Dr. Andrea and My Colon

Dr. Andrea and My Colon

by Verne Maree

The murky and complex workings of stomachs, intestines, livers and gallbladders are not entirely fun to contemplate, let along devote your life to. So, although I was expecting a woman – the clinic name was a bit of a giveaway – I wasn’t expecting someone as bubbly as the beautiful Dr Andrea Rajnakova.

Choosing medicine was easy for her. “I never thought of anything else,” she admits. “I was always going to be a doctor. At four, I got my first doctor’s briefcase, and I never looked back.
“In high school, we had to fill in a form with our first, second and third choice of profession. The socialist regime in Slovakia was rather rigid at that time, and they refused to process my form unless I filled in the second and third options – so I wrote ‘Medicine’, ‘Medicine’, Medicine’, in each of the three rows.

Why Choose Gastroenterology?

Dermatologists, plastic surgeons, trichologists and chiropodists have it relatively easier, because it’s all out there and visible, isn’t it? Even a hearing or eye specialist doesn’t have to dig too deep to get at the truth. So what made Andrea choose some of our innermost organs as her area of study?

After graduating from Comenius University in Slovakia, she says, she wanted to specialise in a field that was very hands-on and procedural, so she chose gastroenterology – this despite an unpleasant personal encounter with a gastroscope at the age of 14.

“Back then, they used the old-fashioned, rigid type of gastroscope; nowadays, it’s a thin, flexible tube, far more comfortable. And what’s more, there was no anaesthetic for the procedure as there is now.”

Who Needs Screening?

You don’t want to wait till you start experiencing the symptoms of colorectal cancer before going for a screening. As early as his fifties, my own father managed to grow a grapefruit-sized tumour in his colon before it was diagnosed. Happily, he recovered to live for another 25 years, but a high percentage of patients do not survive this advanced stage of the disease.

What are the symptoms of bowel cancer? They include: erratic or deteriorating bowel habits, constipation, a sense of incomplete evacuation, blood in the stool, pain or even a lump that’s detectable by external examination.

If you’re already showing one or more of these symptoms, however, the colonoscopy you undergo will not be regarded as a screening, Dr Andrea explains. “We will know that the problem is already there.” That’s because in the early stages of the disease, the cancerous growths are confined to the lining of the colon and do not cause any symptoms.

A colonoscopy screening is indicated for everyone at the age of 50, and then at ten-yearly intervals if it is normal. And if (like me) you have a family history of the disease, you should have your first one 10 years earlier.

The purpose of this screening, she explains, is not to find cancer; the purpose is to find the pre-cancerous lesions or polyps that will in time develop into colon cancer. And the beauty of the 15 to 20-minute procedure – if you can indeed find beauty in the insertion of a fibre optic tube into the colon via the anus – is that if the physician finds any of these mushroom-like growths, he or she can simply snip them out.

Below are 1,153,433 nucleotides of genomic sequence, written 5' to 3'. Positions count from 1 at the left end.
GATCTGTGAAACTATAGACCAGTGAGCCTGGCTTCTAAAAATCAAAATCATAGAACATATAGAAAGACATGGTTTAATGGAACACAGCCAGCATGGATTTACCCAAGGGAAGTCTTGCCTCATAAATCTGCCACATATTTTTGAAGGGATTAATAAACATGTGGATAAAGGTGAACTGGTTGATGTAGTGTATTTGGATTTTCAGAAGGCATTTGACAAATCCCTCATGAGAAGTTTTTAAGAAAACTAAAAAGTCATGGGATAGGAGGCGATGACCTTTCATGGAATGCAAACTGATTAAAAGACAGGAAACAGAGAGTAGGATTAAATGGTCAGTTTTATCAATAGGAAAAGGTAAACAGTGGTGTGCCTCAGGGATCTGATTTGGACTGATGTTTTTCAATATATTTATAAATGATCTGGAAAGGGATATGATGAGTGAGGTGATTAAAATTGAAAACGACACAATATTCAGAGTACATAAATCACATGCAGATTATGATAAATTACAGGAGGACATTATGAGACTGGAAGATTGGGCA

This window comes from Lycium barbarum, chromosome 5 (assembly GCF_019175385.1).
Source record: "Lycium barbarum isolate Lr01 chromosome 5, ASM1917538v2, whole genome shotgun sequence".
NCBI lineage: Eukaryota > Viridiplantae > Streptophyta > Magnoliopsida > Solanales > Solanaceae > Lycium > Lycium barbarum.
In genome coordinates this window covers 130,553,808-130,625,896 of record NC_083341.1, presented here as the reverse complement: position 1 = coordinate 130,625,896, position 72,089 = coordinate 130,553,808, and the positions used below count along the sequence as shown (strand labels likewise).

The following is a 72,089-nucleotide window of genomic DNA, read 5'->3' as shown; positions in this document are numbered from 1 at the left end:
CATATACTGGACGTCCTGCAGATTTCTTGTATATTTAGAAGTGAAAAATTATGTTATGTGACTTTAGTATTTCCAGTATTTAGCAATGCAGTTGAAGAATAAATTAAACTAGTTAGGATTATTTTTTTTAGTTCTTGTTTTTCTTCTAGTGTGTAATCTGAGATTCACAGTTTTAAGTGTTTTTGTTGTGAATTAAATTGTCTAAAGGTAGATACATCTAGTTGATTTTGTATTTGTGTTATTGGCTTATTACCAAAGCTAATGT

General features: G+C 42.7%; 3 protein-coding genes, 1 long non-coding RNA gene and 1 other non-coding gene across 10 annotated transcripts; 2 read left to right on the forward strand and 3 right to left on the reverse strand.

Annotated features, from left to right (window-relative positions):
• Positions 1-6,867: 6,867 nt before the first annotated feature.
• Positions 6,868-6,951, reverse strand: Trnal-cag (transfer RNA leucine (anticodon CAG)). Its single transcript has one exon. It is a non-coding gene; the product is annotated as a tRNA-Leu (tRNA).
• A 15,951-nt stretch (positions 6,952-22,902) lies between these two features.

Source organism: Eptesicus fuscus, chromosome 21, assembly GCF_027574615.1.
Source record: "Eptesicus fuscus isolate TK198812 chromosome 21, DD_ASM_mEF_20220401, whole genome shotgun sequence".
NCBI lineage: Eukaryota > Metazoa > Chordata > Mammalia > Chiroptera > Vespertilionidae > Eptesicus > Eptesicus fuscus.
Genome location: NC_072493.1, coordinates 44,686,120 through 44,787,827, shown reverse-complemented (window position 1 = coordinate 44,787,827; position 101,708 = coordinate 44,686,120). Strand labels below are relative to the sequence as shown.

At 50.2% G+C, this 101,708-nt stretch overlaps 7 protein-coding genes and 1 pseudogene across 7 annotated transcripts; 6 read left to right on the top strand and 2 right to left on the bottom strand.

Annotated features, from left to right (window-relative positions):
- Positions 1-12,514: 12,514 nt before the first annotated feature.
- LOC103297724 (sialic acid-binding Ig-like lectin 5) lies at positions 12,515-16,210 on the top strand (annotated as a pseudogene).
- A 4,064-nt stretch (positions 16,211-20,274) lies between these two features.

My First Colonoscopy

Several years ago, I interviewed another specialist physician who stressed the importance of screening for colon cancer. In the light of my family history of the disease, I vowed to follow up that interview with a colonoscopy screening. I never got around to it.

Better late than never, however; after my meeting with Dr Andrea Rajnakova, I let her efficient assistant make a booking for me at the Mount Elizabeth Endoscopy Centre.

Why did it take me so long to get around to having this absolutely essential screening done? For one thing – unlike other necessary maintenance like visiting the hairdresser or having a pedicure – it was never going to be fun.

Before a colonoscopy, you have to undergo colon cleansing; either at the hospital on the morning before an afternoon procedure, or at home, the night before a morning procedure. I did it at home, but with hindsight I’d recommend the less drawn-out option of doing it all at the hospital. To flush out the colon involves drinking three litres of “cleansing water” over a period of three hours, followed by a dose of laxative and yet more water; after this you need to be either on or very near a lavatory for quite some time.

Performed under monitored sedation as a day procedure, the colonoscopy itself was a breeze; a cool stream of oxygen wafted up my nostrils, they gave me a Dormicom injection and the next thing I knew I was waking up in the recovery ward, clamouring for the tea and biscuits I’d been promised.

Later, when Dr Andrea showed me a series of full-colour photographs of my internal nooks and crannies and explained what she had found – two precancerous polyps, which she’d removed before they could develop into anything more threatening – I was glad I’d come to her.

This was my first colonoscopy, but it won’t be my last.

Published in Expat Living, December 2012

 

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